January 31, 2020

Words of the Month - Great Gams

     To refer to legs as gams has always been slang, and is now distinctly dated slang at that.  But as usual, there’s more going on with the word than you might have realized.  The Late Latin gamba meaning “leg of an animal” is responsible for a whole host of English words.

gams - not technically a plurale tantum, the word is nevertheless almost always heard in the plural.  It dates from about 1780 and may derive from the heraldry term gamb, for the leg of an animal used as a charge on a coat of arms.  On the other hand, it may instead derive from underworld argot, from Italian.  Either way, it comes ultimately from the Latin.  I’m not sure when it shifted to its modern (relatively speaking!) American usage of applying specifically to “the shapely legs of a pretty woman.”

gammon - ham or haunch of pork, this one is quite obviously and directly derived from Latin gamba, by way of Old French.  (Compare, too, French jambon and Spanish jamon.)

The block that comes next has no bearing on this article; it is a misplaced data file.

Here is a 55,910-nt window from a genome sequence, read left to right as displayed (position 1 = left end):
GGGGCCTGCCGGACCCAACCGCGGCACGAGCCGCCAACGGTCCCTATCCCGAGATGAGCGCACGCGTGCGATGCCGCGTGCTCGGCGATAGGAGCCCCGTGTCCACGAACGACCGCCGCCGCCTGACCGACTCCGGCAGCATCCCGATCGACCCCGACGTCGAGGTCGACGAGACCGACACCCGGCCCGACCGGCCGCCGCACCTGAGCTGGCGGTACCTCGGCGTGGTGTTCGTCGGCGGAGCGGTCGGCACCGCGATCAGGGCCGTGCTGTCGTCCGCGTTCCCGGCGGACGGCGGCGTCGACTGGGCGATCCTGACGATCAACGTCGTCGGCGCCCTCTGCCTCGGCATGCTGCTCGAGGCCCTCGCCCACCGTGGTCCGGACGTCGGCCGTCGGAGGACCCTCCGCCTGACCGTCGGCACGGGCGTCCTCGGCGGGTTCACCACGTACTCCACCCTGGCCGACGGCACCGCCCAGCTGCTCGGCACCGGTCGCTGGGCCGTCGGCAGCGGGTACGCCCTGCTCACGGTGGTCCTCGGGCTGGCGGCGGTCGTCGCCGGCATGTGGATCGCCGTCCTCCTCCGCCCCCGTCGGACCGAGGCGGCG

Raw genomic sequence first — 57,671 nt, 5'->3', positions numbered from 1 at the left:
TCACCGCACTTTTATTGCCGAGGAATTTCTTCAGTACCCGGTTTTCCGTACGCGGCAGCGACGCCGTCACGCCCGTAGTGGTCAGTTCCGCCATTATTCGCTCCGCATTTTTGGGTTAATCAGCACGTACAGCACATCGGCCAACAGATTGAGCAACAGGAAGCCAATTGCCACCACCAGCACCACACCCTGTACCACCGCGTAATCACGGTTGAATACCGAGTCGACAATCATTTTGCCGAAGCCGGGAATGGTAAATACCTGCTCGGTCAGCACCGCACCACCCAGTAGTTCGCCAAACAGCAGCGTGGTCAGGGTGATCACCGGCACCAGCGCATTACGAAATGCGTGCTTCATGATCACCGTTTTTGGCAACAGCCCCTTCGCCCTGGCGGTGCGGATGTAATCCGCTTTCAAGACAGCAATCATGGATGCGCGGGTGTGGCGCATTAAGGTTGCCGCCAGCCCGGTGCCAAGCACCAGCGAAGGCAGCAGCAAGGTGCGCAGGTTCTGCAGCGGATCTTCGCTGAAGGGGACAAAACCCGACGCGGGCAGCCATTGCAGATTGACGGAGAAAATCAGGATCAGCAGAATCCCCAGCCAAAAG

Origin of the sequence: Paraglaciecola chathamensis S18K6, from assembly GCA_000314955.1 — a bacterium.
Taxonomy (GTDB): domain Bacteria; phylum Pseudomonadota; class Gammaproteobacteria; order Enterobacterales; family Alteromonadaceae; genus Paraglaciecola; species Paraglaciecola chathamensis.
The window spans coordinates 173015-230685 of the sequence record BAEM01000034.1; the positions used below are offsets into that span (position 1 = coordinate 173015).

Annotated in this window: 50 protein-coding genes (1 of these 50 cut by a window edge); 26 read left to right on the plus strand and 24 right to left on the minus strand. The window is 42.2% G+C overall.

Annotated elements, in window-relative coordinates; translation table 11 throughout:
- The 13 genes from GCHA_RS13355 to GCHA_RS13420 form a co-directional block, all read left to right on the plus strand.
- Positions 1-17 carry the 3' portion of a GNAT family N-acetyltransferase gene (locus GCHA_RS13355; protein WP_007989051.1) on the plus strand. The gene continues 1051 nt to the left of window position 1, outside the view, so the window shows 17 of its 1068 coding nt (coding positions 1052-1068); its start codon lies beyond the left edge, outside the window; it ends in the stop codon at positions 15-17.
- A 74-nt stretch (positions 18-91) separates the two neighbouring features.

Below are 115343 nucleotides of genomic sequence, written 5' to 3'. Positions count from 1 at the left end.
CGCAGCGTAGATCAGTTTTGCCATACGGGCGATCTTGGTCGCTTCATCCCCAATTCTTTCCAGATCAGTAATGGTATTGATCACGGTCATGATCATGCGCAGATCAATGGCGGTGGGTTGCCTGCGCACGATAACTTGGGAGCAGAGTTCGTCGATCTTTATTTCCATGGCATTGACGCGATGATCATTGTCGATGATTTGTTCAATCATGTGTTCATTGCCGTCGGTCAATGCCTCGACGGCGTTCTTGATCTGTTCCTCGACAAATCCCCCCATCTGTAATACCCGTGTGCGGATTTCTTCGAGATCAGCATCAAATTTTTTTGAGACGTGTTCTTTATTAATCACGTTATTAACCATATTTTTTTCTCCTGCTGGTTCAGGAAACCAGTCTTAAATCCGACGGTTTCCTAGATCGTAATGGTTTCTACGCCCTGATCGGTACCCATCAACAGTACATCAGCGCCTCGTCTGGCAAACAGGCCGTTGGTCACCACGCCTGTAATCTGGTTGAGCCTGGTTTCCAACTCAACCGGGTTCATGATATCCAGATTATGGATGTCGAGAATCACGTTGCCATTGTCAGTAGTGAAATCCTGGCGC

gambol - (1580s) to skip about merrily.  This comes by way of French for “the leap of a horse,” and obviously involves kicking and prancing with the legs.

gambit - originally a specific opening in chess, it came in the 1650s (by way of Spanish and then French) from Italian meaning “tripping up.”  By the 1850s it had broadened its meaning to any “opening move meant to gain advantage.”

jamb - (early 14th c) the side-piece of the frame of a door or window.  Think of the door jambs as being the legs on which the lintel stands.

gambrel roof - (1760s) aka hipped roof, from the idea that its angle is shaped like a horse’s hock.

viola da gamba - (1724 from Italian), literally “viol for the leg,” since it’s held between the legs like a cello.

game - (1780s, originally north Midlands dialect) lame.  The etymology of this one is not certain, but one possibility is that it derives from the same gamba root, in which case that game leg seems quite redundant!

        So now you know, and can appreciate the great gams that show up all around you… but you should probably refrain from catcalling them, whether they’re on your breakfast plate, framing your door, or under a woman’s skirt.  No need to be disrespectful, despite your enthusiasm.

[Pictures: Beauty Parade, cover painting by Billy DeVorss, March 1944 (Image from DTA Collectibles); 
Gamboling Lambs, woodblock print by Matt Underwood (Image from his Etsy shop mattunderwood).]

No comments: